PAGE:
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mango cheesecake

Afternoon tea, Hotels, Hotels - Design, Hotels - Luxury, London

Mad Hatter’s Afternoon Tea At Sanderson London

Mad Hatter’s Tea at Sanderson is one of the most inventive and popular afternoon teas in London.  I tried and loved the classic Mad Hatter’s Tea during a staycation at Sanderson and last week I was delighted to return and try the brand new afternoon tea, curated by Luna & Curious, who present the hotel’s super stylish gift shop.

The Mad Hatter’s Tea is served daily in the courtyard garden, but don’t be put off by the cold weather, as the terrace is fully covered and the powerful heater lamps keep it warm and toasty.

We started with a glass of Laurent-Perrier Champagne and selected our tea from tiny glass bottles filled with loose leaf tea to help you make a decision.  We went for a pot of fragrant Earl Grey and later tried a delicious pot of rhubarb and custard tea, which I would recommend for something a little different.

Our spectacular three-tier stand came laden with decadent, colourful treats and our lovely waitress explained the tea in detail.  The Mad Hatter also stopped by with a looking glass, naturally.

We started with a selection of sandwiches on flavoured breads inventively rolled with swirls of fillings including Smoked Cumbrian ham with wholegrain mustard, cucumber and chive cream cheese, cold smoked salmon and lemon butter and egg mayonnaise with watercress and smoked sea salt.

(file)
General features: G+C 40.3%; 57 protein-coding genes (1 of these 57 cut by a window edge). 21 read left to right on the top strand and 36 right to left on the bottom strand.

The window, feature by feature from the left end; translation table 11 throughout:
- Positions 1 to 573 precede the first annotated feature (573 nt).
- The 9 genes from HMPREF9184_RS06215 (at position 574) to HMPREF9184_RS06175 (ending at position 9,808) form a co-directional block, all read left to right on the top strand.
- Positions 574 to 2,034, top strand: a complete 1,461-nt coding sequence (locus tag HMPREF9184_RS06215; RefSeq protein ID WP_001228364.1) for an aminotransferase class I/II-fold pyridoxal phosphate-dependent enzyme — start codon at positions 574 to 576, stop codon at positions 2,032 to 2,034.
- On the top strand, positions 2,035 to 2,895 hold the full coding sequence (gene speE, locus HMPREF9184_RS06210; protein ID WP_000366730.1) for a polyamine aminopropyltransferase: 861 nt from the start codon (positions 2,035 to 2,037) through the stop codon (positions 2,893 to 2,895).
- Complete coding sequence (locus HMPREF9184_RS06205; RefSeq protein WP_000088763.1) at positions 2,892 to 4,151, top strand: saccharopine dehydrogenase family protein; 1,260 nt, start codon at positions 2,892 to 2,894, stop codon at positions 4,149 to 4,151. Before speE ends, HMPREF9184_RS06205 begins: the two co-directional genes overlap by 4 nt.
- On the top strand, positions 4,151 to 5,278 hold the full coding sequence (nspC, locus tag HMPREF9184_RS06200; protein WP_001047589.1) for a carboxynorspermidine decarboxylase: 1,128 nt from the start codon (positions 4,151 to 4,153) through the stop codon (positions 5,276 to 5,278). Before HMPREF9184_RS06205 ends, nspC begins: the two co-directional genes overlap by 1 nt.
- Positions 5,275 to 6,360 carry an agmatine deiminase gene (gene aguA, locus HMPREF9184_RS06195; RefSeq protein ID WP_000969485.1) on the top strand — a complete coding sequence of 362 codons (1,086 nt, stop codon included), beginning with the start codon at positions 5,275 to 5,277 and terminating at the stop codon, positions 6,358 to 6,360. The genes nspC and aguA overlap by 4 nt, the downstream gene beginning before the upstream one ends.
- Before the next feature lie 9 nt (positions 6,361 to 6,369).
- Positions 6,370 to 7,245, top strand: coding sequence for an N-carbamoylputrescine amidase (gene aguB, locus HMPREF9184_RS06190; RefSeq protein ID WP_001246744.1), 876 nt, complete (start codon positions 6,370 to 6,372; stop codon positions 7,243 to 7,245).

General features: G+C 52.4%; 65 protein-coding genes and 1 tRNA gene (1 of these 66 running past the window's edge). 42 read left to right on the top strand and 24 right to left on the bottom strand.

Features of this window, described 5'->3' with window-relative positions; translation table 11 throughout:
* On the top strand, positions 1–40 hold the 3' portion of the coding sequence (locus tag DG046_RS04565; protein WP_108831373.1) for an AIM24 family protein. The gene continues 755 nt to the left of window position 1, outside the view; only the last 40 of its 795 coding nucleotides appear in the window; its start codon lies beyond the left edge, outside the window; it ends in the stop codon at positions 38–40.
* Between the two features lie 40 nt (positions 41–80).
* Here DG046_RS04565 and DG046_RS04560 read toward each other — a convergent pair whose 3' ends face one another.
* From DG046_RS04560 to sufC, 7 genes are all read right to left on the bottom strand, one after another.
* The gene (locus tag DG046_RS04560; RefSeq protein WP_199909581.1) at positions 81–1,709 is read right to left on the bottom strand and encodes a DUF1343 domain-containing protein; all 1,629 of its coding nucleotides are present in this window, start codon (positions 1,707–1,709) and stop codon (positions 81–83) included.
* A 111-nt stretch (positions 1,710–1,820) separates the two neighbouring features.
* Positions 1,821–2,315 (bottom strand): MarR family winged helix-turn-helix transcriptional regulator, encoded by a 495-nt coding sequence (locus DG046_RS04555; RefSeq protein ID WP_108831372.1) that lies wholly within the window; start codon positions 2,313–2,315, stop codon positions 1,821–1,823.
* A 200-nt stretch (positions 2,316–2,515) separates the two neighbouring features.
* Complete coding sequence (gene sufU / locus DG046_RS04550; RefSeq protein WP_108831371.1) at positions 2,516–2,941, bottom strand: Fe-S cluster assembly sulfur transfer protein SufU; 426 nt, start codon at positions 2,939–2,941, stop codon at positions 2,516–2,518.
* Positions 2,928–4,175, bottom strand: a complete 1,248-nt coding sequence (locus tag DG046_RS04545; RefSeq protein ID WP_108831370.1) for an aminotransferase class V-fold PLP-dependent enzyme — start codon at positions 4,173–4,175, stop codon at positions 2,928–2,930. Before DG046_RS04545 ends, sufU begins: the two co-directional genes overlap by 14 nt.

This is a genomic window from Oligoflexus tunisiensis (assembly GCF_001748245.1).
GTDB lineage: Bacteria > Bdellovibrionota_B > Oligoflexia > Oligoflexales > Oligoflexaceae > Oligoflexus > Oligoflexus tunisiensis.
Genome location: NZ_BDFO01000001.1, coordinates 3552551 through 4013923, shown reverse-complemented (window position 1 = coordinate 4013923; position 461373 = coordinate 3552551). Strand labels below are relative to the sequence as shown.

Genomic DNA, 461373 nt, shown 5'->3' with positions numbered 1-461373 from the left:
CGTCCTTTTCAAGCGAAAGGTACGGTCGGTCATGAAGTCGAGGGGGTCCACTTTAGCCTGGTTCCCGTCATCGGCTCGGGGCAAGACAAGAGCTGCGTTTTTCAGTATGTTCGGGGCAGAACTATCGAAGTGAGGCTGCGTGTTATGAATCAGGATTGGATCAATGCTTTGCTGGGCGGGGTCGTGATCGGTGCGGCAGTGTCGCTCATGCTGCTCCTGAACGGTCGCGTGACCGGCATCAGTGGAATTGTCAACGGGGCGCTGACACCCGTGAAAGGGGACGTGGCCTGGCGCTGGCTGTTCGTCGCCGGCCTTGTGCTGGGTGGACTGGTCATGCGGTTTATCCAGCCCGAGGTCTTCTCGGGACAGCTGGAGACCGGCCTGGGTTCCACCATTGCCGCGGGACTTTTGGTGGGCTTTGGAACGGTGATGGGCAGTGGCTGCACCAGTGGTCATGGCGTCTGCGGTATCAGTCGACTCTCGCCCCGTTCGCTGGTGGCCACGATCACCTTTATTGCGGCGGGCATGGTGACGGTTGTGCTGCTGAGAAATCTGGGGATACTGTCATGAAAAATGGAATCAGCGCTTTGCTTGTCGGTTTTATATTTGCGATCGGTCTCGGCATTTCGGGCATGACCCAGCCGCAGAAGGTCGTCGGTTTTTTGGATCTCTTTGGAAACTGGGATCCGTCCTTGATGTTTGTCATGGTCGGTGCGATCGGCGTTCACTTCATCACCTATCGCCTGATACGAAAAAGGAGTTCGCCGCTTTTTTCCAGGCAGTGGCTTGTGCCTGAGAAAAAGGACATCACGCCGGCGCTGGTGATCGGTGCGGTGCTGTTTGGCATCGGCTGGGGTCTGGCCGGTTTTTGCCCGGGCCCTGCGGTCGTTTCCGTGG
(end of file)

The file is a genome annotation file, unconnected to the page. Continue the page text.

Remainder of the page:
What I love about tea at Sanderson is that they ask about any dietary requirements or preferences before serving the tea.  With the previous tea, I was unable to eat the Chocolate Opera cake due to my allergy to coffee, so unexpectedly the chef made me a brand new coffee-free cake.  There is no coffee included in the new tea, but I was happy to be brought a plate of just Cumbrian ham and wholegrain mustard sandwiches all to myself.

Savoury scones served with herb butter, alongside the traditional sweet scones with clotted cream and strawberry jam, were a great addition and I loved the dainty, mini asparagus quiches.

Then, it was on to the sweets, starting with the ‘Drink Me’ Potion – a tiny bottle filled with three sweet, fruity layers of passion fruit jelly, creamy coconut and banana purée.  The melting mango cheesecake was enveloped in striped white chocolate in a teardrop shape, with a cool, creamy cheesecake filling, hiding a gooey yolk of fresh mango purée.  The ’Tick Tock’ traditional Victoria sponge featured sweet strawberry jam and vanilla creme packed densely between layers of fine sponge and iced with a clock design on top.